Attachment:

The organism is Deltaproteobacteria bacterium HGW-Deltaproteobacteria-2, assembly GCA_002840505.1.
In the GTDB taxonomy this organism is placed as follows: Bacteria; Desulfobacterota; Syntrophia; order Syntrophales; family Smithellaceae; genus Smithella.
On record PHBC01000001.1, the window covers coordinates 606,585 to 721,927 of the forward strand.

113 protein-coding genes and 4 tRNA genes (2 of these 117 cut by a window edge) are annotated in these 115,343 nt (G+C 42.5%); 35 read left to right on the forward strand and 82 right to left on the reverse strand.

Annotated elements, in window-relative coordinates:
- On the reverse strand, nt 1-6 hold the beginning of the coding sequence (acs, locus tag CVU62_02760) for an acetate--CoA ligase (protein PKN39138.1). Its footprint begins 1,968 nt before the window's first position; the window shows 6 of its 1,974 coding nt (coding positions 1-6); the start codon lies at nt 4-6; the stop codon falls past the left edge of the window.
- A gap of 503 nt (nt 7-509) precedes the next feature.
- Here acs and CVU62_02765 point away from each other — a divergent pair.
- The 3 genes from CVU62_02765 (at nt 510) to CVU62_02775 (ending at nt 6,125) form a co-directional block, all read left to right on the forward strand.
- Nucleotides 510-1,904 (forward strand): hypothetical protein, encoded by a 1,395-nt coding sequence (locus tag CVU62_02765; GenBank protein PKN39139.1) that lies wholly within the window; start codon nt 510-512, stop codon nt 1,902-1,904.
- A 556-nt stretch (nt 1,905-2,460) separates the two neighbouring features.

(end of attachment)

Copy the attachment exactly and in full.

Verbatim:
The organism is Deltaproteobacteria bacterium HGW-Deltaproteobacteria-2, assembly GCA_002840505.1.
In the GTDB taxonomy this organism is placed as follows: Bacteria; Desulfobacterota; Syntrophia; order Syntrophales; family Smithellaceae; genus Smithella.
On record PHBC01000001.1, the window covers coordinates 606,585 to 721,927 of the forward strand.

113 protein-coding genes and 4 tRNA genes (2 of these 117 cut by a window edge) are annotated in these 115,343 nt (G+C 42.5%); 35 read left to right on the forward strand and 82 right to left on the reverse strand.

Annotated elements, in window-relative coordinates:
- On the reverse strand, nt 1-6 hold the beginning of the coding sequence (acs, locus tag CVU62_02760) for an acetate--CoA ligase (protein PKN39138.1). Its footprint begins 1,968 nt before the window's first position; the window shows 6 of its 1,974 coding nt (coding positions 1-6); the start codon lies at nt 4-6; the stop codon falls past the left edge of the window.
- A gap of 503 nt (nt 7-509) precedes the next feature.
- Here acs and CVU62_02765 point away from each other — a divergent pair.
- The 3 genes from CVU62_02765 (at nt 510) to CVU62_02775 (ending at nt 6,125) form a co-directional block, all read left to right on the forward strand.
- Nucleotides 510-1,904 (forward strand): hypothetical protein, encoded by a 1,395-nt coding sequence (locus tag CVU62_02765; GenBank protein PKN39139.1) that lies wholly within the window; start codon nt 510-512, stop codon nt 1,902-1,904.
- A 556-nt stretch (nt 1,905-2,460) separates the two neighbouring features.